An example of detection of the introduction of SQL statements
An attacker entered his query to the database in the GET parameter id to test the possibility of exploiting the vulnerability.
Almost two-thirds of attacks on applications of industrial enterprises accounted for distributed denial of service (DDoS) attacks.
An example of detecting three attack chains, including DDoS
The firewall builds these chains automatically by detecting correlations between events that are spaced in time but are part of the same attack.
Sources of Attacks
The largest number of recorded attacks came from the United States and Russian-speaking countries, Russia is at the forefront. The percentage of attacks based in the Netherlands and other Europe countries was quite high, as there are a large number of providers providing proxy server services in these countries.
Sources of external attacks on organizations differed depending on the industry. Most attacks on state institutions were made from Russian IP-addresses, about a third were made from IP-addresses belonging to U.S. providers, and in six percent of cases, the source was the Netherlands.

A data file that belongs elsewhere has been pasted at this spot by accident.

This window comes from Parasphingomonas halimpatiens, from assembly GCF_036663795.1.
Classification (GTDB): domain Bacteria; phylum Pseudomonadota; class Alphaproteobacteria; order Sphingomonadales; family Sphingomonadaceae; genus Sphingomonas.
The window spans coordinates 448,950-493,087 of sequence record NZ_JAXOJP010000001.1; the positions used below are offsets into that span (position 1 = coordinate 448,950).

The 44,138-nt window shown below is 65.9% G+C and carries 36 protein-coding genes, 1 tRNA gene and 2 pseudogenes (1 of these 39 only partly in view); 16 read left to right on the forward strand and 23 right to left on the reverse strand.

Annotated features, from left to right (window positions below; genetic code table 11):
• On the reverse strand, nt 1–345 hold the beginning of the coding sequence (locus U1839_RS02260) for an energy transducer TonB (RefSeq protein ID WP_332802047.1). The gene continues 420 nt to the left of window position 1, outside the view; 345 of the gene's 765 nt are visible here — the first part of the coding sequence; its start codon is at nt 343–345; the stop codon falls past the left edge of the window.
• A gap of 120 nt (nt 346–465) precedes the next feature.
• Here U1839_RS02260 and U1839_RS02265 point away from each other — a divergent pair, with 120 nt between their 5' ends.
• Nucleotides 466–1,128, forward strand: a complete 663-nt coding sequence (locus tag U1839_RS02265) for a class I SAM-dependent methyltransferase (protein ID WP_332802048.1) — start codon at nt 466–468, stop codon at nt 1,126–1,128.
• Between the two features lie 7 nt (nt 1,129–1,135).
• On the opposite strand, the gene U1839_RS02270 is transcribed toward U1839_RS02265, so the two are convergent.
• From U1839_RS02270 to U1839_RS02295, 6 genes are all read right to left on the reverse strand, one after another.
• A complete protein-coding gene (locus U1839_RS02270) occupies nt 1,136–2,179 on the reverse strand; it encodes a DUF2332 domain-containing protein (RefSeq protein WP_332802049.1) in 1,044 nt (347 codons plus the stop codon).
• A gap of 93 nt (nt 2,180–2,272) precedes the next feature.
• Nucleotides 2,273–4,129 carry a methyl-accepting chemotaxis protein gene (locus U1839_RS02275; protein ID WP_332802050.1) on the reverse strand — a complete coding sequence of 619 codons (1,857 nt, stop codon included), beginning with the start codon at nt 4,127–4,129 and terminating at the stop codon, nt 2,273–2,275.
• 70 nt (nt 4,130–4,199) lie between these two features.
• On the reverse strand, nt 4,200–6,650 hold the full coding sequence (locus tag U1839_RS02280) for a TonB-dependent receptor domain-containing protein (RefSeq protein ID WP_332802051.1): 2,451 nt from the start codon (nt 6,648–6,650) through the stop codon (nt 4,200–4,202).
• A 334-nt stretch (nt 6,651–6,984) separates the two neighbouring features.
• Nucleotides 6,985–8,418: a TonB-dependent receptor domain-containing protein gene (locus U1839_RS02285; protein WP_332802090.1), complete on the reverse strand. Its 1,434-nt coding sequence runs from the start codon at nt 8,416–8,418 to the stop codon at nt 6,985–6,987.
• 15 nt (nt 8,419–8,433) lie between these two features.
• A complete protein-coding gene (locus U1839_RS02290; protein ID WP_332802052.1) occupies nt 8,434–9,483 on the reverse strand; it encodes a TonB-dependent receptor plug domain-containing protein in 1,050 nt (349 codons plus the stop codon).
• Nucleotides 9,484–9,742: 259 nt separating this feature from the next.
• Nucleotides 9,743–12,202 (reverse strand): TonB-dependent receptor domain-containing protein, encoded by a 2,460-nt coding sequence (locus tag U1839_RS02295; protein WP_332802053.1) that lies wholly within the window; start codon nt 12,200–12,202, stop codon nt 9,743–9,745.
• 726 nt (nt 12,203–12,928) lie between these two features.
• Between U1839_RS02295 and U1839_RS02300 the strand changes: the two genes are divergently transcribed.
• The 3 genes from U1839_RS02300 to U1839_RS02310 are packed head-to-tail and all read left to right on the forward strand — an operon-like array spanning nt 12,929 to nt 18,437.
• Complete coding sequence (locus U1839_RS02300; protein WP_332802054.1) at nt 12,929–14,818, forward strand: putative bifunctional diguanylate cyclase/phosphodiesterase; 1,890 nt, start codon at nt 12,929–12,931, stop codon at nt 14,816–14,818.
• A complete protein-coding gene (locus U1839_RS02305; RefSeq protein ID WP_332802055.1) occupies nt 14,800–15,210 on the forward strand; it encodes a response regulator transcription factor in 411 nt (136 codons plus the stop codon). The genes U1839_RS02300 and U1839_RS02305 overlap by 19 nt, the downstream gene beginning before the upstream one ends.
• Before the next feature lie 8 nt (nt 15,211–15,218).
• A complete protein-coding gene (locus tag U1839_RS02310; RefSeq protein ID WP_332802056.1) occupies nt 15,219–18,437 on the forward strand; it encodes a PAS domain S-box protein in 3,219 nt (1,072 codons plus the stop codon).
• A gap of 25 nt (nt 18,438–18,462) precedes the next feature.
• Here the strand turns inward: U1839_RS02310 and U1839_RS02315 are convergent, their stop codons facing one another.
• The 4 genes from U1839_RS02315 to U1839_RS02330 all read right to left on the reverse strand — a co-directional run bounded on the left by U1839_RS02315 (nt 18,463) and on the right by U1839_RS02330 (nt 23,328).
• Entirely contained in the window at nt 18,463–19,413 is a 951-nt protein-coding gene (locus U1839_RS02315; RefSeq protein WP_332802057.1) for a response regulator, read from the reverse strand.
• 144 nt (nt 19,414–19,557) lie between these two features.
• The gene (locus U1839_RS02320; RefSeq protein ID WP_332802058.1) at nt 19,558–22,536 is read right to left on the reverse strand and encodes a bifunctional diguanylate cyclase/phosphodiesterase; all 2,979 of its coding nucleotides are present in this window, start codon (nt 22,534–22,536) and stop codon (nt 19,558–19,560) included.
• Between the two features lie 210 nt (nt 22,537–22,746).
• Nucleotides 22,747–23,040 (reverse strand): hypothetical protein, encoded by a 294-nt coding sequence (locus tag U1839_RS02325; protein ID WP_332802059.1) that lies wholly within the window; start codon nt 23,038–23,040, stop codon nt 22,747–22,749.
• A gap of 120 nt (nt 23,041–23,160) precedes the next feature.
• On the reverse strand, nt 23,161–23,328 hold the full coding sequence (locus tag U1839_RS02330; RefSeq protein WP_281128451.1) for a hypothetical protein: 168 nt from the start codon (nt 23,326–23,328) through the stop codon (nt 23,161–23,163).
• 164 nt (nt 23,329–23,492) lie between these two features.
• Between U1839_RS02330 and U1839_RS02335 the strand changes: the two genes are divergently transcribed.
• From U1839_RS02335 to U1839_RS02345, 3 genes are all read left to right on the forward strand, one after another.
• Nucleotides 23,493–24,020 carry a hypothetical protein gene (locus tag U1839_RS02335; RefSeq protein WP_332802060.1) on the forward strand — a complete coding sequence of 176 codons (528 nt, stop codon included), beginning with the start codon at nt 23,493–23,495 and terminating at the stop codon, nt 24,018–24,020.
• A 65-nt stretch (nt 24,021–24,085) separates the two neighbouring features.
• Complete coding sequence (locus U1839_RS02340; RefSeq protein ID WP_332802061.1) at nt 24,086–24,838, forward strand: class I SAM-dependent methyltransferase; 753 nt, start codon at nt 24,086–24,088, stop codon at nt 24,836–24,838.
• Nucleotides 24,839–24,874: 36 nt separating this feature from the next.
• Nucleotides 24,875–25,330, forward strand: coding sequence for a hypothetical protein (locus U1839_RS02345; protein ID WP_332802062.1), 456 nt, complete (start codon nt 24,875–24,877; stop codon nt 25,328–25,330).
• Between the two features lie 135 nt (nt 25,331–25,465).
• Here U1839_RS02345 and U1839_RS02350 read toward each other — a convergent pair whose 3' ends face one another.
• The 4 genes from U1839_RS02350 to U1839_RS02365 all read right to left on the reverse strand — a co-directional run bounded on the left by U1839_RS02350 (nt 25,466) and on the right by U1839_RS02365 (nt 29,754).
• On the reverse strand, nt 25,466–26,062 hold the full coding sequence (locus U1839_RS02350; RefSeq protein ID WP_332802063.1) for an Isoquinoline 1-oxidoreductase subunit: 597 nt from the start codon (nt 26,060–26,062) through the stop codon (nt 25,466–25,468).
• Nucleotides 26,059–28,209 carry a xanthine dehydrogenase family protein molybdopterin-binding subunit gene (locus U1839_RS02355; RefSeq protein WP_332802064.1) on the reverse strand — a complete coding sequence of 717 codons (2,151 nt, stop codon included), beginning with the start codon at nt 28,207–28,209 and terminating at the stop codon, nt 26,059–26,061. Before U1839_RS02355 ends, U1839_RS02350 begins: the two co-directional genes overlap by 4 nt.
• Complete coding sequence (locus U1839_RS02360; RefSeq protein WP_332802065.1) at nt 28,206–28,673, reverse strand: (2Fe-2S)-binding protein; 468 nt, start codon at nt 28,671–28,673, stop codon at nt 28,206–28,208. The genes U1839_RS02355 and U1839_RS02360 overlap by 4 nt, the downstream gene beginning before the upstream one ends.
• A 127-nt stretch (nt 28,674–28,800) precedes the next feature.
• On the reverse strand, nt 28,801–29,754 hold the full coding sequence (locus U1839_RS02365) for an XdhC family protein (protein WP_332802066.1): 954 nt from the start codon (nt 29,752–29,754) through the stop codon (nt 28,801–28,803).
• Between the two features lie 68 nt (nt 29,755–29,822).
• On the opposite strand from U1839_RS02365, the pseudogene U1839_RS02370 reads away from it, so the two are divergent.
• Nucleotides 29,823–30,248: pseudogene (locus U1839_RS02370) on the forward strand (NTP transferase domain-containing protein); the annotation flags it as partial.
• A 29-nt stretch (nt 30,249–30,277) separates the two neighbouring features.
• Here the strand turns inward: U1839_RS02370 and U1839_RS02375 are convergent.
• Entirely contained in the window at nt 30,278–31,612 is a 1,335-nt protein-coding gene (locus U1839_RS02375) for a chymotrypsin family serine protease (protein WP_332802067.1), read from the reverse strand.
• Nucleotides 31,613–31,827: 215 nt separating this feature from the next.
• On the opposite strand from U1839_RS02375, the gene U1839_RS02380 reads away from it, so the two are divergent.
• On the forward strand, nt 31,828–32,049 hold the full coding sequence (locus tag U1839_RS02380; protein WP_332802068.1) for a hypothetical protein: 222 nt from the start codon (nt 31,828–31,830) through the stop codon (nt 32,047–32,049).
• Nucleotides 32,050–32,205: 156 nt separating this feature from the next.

The source of attacks for online stores in approximately equal shares (about a quarter of the total) were Russia and the United States. More than a third of the attacks went through the IP addresses of the Netherlands.
For attacks on education, as was shown above, public services and utilities for scanning web applications for vulnerabilities were widely used. In order to hide the actual IP address of the source of the attack, such software mainly involved servers located in the United States. The fifth part of the attacks came from Russian IP-addresses.
It is interesting to note that internal attackers were the source of more than a third of attacks on university web applications (on average, for education in this indicator was equal to eight percent). Probably, these were students who have access to the wireless networks of the educational institution as well as access to the local network in classrooms.
In the financial sphere, about 10% of attacks originated from internal violators. It is also possible that the violator in a number of cases might have been the system administrator who conducts testing of defense mechanisms.
Despite a large number of simple attacks, one should take into account that the level of technical training of modern attackers allows them to implement complex, multi-state attacks. In order to identify the chains of such offensives, including the detection of long-term targeted attacks, it is necessary to use correlation analysis tools.
The research was conducted during a six-month period using Bod Intelligent Antivirus developed by Bod Security.
About the Author: Alex Bod is an information security researcher and co-founder of Bod Security, an intelligent antivirus provider company.
Editor’s Note: The opinions expressed in this guest author article are solely those of the contributor, and do not necessarily reflect those of Tripwire, Inc.